I wonder though. I wouldn’t doubt that there was an element in that. But this government for all its faults isn’t entirely stupid. They are well aware of the fate of their predecessors (although the essential sidelining of FF as a political force has given FG in particular more space than it might otherwise have expected and the hope that it will remain the destination of centre and right of centre voters for the next Dáil. Perhaps it will but look at that FF level of support and consider how much of the electorate remains immune to its blandishments…).
But I suspect that as much a part of this was the sense that all the government had to do was hang on until the EU and others pulled the chestnuts out of the fire. They can, after all, read the data as well as anyone else and they presumably are aware that the current trajectory of economic policy for this state is unsustainable.
Thing is one also wonders whether this has been something of an historic error of perception because it would appear – and the Greek case would bear this out to some extent – that the level of tolerance of extreme socio-economic dislocation is actually much much higher than might have been expected from the EU/ECB (though to a notably lesser extent from the IMF). Frighteningly high to be honest.
That leaves the government positioned on the unforgiving territory of a possibly cosmetic ‘deal’ on debt which on closer examination will be largely meaningless in terms of its impacts on the state and citizenry.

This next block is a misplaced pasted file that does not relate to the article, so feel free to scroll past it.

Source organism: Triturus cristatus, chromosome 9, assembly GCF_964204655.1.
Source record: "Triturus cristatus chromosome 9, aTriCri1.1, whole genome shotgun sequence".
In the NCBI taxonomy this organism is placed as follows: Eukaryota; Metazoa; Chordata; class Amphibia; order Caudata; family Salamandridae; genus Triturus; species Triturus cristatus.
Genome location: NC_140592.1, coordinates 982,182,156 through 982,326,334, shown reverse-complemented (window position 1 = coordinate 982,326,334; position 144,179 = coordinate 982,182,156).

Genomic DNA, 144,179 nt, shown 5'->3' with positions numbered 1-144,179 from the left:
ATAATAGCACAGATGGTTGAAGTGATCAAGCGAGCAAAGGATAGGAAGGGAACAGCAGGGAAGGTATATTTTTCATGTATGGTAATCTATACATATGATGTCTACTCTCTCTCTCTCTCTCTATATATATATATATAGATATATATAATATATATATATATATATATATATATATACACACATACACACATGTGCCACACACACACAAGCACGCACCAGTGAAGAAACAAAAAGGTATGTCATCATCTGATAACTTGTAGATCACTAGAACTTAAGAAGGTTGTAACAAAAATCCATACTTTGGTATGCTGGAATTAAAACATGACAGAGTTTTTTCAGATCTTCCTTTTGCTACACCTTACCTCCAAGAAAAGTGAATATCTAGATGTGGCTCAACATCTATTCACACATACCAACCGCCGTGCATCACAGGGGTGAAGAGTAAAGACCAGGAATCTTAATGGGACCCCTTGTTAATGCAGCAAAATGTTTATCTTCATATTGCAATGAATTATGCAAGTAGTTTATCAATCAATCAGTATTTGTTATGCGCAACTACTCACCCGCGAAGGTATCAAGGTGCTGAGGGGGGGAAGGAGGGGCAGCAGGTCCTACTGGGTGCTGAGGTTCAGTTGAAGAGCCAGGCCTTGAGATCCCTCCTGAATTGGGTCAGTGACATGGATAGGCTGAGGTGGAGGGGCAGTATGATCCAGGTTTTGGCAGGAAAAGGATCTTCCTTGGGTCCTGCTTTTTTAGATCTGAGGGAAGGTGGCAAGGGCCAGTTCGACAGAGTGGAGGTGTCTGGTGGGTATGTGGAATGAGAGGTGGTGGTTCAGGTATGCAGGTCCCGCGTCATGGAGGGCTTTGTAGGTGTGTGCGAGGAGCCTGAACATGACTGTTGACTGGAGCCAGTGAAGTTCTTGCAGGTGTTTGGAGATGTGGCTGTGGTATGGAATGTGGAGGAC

Irish Socialist Republicanism 1909–36 by Adrian Grant – Launch October 31, 2012Posted by WorldbyStorm in Uncategorized.
Irish Socialist Republicanism 1909–36
by Adrian Grant
from 6.30 to 8 p.m. on Monday 5 November
in the Irish Labour History Society Museum,
Beggars Bush Barracks, Haddington Road, Dublin 4.
This book will be launched by
Dr Brian Hanley
School of History & Archives
University College Dublin
To learn more about this book, please see:
What you want to say… Open Thread, 31st October, 2012 October 31, 2012Posted by WorldbyStorm in Uncategorized.
As always, following on Dr. X’s suggestion, it’s all yours, “announcements, general discussion, whatever you choose”, feel free.
Seeing as we’re talking about that debt ‘deal’… October 30, 2012Posted by WorldbyStorm in Economy, Irish Politics.
It’s funny. I’ve noted before how the rhetoric about Croke Park is almost entirely hollow, given that the outcomes positive (and negative) from jettisoning it are never outlined. So it is that in piece after piece in the Business Post or the Irish Times it is simply assumed that to do away with it is self-evidently “a good thing”. Yet there’s an odd echo of this in relation to the restructuring of debts from the bank bailout. There the narrative up until recently is one of such a deal being almost an inevitability and that it will without question do us good.
Except, except, dig a little deeper into the surrounding rhetoric and suddenly it seems a lot less clear cut that there will be any benefit at all from such a restructuring for citizens.
Take by way of example Cliff Taylor’s thoughts in the most recent SBP where…
…it now looks likely that there will be some deal…
But he also notes…
However, what is not clear is just how significant this deal would be.
Because when it comes to fiscal measures that impact directly upon citizens he asks the key question:
What does it all mean for the annual budgets?